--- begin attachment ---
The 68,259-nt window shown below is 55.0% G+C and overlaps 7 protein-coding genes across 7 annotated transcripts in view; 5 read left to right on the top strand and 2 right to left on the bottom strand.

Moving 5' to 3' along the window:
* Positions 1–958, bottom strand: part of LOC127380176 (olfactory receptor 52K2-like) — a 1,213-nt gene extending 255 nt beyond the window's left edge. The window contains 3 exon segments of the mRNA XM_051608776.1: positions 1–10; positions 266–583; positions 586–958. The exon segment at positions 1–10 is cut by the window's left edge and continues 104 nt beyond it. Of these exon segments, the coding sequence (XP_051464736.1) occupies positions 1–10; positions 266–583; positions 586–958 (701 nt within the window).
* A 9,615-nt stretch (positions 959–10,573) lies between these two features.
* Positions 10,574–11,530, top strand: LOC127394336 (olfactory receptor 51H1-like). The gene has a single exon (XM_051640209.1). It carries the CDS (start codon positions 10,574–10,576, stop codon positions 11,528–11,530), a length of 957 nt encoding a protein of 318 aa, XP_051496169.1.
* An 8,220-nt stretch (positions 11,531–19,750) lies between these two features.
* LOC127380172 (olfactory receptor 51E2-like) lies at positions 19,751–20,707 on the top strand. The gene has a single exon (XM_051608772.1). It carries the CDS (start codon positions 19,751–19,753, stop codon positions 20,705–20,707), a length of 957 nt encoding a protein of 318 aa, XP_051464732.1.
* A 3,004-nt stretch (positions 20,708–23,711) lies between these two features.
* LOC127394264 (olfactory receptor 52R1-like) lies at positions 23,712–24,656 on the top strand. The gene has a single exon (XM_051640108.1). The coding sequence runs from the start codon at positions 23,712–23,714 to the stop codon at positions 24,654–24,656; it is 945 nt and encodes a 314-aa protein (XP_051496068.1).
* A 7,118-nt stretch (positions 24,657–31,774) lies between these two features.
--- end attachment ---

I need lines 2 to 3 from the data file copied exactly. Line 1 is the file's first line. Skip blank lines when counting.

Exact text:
Moving 5' to 3' along the window:
* Positions 1–958, bottom strand: part of LOC127380176 (olfactory receptor 52K2-like) — a 1,213-nt gene extending 255 nt beyond the window's left edge. The window contains 3 exon segments of the mRNA XM_051608776.1: positions 1–10; positions 266–583; positions 586–958. The exon segment at positions 1–10 is cut by the window's left edge and continues 104 nt beyond it. Of these exon segments, the coding sequence (XP_051464736.1) occupies positions 1–10; positions 266–583; positions 586–958 (701 nt within the window).